With respect to the last point, it should be noted the investigators were well aware of the ethical concern that full restoration of brain function could potentially lead to a state of “consciousness.” What it would mean for a disembodied brain to attempt to operate without peripheral sensory input, and what the organ might remember, was simply too much to consider; the brains were treated pharmacologically to assure no coordinated higher level cognitive activity was possible. Said another way, the renewed brains could not begin to think.

Overall, the results suggested to a first approximation, functional activity of the otherwise dead brain had been restored. Importantly from an experimental standpoint, control perfusates were without effect – the brains degenerated much like untreated specimens.

Against the backdrop of these remarkable results are the inevitable ethical questions that follow. Returning to the one posed above – when is a brain really dead? If our understanding of brain death requires a deeper examination, how then do we determine legally, ethically, and/or spiritually, when a person truly dies? What are the implications of this work on the issue of organ donations? Is a brain death as currently defined sufficient to permit the harvesting of a person’s organs? Will (and should) donations ebb as people begin to question the legitimacy of declarations of death. Also, could future brain reanimation experiments include restoration of conscious thought? Certainly the ability to control the brain in this manner permits the testing of drugs in new ways – potentially impacting several health scourges of our time including Alzheimer’s disease, Parkinson’s disease, and other age-related neurodegenerative disorders.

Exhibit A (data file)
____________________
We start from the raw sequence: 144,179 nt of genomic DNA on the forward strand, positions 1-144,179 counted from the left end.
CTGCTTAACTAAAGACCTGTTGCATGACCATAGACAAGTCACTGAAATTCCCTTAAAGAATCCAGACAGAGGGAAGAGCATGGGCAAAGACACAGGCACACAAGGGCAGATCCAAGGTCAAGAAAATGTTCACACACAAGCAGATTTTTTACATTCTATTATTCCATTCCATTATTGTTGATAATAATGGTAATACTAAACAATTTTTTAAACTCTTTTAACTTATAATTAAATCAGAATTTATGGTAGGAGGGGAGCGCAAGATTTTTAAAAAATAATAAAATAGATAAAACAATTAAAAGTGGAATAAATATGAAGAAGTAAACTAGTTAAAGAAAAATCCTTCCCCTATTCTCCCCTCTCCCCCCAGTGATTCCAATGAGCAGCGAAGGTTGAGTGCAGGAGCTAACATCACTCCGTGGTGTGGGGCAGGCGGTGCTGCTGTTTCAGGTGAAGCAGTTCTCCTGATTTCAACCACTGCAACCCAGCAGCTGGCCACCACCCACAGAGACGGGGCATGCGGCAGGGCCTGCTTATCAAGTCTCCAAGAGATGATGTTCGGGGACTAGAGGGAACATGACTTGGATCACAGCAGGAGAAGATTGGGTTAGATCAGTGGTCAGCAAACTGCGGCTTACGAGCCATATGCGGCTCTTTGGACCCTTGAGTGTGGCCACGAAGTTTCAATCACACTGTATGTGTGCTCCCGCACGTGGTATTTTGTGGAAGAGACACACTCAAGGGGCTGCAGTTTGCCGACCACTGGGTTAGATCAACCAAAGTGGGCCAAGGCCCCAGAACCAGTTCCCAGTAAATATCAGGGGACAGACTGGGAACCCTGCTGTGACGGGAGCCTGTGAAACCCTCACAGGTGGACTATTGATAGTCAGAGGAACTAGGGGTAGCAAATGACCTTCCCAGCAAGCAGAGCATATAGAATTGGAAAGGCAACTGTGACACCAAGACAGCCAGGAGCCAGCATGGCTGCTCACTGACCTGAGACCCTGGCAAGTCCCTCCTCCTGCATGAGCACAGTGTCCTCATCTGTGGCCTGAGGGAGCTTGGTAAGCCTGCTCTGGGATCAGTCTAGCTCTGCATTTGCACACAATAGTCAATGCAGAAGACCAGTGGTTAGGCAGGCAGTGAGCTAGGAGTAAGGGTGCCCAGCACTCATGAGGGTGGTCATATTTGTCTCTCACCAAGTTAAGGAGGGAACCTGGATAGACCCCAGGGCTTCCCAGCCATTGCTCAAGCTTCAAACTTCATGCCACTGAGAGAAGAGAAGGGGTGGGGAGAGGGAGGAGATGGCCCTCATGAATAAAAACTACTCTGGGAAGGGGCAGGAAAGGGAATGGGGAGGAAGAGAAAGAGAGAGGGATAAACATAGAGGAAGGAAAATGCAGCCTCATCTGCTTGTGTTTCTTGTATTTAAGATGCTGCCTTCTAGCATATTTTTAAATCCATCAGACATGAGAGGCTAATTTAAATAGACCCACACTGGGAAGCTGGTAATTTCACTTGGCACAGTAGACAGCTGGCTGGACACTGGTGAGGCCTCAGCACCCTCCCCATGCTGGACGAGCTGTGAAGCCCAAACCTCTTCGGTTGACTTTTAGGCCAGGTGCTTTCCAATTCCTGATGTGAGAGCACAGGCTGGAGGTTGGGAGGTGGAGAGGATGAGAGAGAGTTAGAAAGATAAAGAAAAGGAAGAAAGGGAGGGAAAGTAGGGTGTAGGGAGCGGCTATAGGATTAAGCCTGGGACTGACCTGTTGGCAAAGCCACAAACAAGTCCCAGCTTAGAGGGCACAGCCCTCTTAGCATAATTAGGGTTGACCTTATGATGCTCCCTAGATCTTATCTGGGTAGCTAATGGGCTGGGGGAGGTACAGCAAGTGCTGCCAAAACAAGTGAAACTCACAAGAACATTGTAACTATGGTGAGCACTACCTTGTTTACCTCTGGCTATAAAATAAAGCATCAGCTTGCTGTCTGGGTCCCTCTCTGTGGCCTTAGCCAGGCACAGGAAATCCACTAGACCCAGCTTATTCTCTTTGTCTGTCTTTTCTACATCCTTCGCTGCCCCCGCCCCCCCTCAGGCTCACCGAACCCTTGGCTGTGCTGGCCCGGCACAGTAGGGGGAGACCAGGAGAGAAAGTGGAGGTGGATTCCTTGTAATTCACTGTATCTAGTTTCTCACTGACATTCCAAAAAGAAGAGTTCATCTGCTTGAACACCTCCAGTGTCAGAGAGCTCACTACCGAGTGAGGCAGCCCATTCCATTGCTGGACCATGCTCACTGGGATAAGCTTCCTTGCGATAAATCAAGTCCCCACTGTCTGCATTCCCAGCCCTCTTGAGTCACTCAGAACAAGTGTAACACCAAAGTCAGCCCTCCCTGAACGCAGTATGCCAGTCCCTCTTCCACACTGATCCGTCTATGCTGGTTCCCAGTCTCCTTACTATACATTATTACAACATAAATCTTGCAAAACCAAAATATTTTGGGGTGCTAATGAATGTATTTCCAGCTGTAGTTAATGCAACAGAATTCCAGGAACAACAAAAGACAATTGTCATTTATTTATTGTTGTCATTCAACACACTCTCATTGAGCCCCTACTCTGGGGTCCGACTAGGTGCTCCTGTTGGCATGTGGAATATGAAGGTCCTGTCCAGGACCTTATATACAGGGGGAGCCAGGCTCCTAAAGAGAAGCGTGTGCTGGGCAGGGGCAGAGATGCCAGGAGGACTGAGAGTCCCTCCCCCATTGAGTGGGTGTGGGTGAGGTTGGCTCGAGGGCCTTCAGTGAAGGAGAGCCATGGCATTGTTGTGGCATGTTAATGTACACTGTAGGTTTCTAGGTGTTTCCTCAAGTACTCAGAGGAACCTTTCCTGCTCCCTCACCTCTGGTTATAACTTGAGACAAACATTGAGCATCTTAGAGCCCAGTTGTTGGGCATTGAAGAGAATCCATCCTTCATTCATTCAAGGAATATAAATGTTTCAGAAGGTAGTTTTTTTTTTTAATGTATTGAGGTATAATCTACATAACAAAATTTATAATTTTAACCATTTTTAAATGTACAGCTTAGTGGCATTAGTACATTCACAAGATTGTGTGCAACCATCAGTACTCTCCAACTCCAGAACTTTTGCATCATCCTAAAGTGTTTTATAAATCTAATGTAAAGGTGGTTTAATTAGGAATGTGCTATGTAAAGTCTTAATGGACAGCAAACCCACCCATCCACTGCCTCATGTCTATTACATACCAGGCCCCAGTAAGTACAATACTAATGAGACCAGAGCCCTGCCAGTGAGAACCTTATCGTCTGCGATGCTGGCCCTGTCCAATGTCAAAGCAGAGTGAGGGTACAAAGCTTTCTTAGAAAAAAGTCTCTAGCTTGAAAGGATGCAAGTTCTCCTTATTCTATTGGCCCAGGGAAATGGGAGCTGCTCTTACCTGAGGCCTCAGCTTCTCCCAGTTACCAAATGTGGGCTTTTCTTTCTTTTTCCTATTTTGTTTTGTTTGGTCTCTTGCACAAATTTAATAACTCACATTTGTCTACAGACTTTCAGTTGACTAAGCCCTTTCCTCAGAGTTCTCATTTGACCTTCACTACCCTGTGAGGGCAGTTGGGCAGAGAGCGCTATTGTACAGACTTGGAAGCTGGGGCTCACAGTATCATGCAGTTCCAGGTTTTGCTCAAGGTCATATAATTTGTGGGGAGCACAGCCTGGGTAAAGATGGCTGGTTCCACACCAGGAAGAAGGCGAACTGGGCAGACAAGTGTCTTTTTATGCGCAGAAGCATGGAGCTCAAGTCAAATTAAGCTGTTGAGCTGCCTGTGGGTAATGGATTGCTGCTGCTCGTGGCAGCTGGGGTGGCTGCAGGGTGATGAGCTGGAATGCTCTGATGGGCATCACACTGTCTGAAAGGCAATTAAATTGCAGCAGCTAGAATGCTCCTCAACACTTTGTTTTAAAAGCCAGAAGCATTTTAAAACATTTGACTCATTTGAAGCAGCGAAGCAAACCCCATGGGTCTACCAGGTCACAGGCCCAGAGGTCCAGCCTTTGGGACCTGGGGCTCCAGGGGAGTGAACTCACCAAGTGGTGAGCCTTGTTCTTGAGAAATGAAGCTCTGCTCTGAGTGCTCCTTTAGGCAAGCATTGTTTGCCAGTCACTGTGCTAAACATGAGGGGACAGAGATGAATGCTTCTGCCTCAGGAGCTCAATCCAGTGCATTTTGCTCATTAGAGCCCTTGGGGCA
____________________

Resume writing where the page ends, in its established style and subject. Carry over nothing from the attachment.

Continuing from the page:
Naturally, science requires replication, expansion, and more careful delineation of what is, and is not possible with the technology described. But what enormous doors have been opened for neuroscientists, neurologists, neuropharmacologists, cognitive scientists, and the many others interested in the structure and function of the brain. I suspect ethicists will also be very busy sorting through these and the inevitable follow-up studies – especially as applications involving the human brain are contemplated.

SRT – July 2019

[1] Vrselja Z, et al., Nature 568, 336-343 (2019). PMID: 30996318